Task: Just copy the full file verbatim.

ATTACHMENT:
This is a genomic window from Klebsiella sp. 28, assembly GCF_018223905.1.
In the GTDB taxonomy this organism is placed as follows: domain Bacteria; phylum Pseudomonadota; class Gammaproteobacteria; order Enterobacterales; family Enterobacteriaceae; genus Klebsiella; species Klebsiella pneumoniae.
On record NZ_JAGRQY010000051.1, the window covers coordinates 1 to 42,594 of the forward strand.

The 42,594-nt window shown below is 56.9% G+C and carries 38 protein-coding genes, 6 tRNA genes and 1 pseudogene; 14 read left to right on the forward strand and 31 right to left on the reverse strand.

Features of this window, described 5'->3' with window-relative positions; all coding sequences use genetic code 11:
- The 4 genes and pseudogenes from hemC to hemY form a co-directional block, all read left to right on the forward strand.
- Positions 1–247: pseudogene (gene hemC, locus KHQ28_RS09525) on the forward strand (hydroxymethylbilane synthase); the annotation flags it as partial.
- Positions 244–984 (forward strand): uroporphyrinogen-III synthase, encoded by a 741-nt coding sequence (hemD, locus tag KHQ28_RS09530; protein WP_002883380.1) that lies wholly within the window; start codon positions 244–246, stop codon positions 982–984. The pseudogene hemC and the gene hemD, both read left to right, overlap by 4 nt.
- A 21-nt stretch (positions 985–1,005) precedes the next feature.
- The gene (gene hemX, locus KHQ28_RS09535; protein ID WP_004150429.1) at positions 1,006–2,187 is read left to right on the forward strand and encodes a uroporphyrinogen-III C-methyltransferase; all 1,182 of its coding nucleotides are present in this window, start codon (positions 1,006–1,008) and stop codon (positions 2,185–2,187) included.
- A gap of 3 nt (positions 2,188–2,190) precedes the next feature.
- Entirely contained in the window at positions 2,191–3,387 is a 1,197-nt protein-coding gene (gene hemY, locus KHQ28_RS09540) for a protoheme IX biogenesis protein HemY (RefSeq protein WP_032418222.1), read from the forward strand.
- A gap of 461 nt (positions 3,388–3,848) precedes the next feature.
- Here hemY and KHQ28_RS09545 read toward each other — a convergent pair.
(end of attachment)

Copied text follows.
This is a genomic window from Klebsiella sp. 28, assembly GCF_018223905.1.
In the GTDB taxonomy this organism is placed as follows: domain Bacteria; phylum Pseudomonadota; class Gammaproteobacteria; order Enterobacterales; family Enterobacteriaceae; genus Klebsiella; species Klebsiella pneumoniae.
On record NZ_JAGRQY010000051.1, the window covers coordinates 1 to 42,594 of the forward strand.

The 42,594-nt window shown below is 56.9% G+C and carries 38 protein-coding genes, 6 tRNA genes and 1 pseudogene; 14 read left to right on the forward strand and 31 right to left on the reverse strand.

Features of this window, described 5'->3' with window-relative positions; all coding sequences use genetic code 11:
- The 4 genes and pseudogenes from hemC to hemY form a co-directional block, all read left to right on the forward strand.
- Positions 1–247: pseudogene (gene hemC, locus KHQ28_RS09525) on the forward strand (hydroxymethylbilane synthase); the annotation flags it as partial.
- Positions 244–984 (forward strand): uroporphyrinogen-III synthase, encoded by a 741-nt coding sequence (hemD, locus tag KHQ28_RS09530; protein WP_002883380.1) that lies wholly within the window; start codon positions 244–246, stop codon positions 982–984. The pseudogene hemC and the gene hemD, both read left to right, overlap by 4 nt.
- A 21-nt stretch (positions 985–1,005) precedes the next feature.
- The gene (gene hemX, locus KHQ28_RS09535; protein ID WP_004150429.1) at positions 1,006–2,187 is read left to right on the forward strand and encodes a uroporphyrinogen-III C-methyltransferase; all 1,182 of its coding nucleotides are present in this window, start codon (positions 1,006–1,008) and stop codon (positions 2,185–2,187) included.
- A gap of 3 nt (positions 2,188–2,190) precedes the next feature.
- Entirely contained in the window at positions 2,191–3,387 is a 1,197-nt protein-coding gene (gene hemY, locus KHQ28_RS09540) for a protoheme IX biogenesis protein HemY (RefSeq protein WP_032418222.1), read from the forward strand.
- A gap of 461 nt (positions 3,388–3,848) precedes the next feature.
- Here hemY and KHQ28_RS09545 read toward each other — a convergent pair.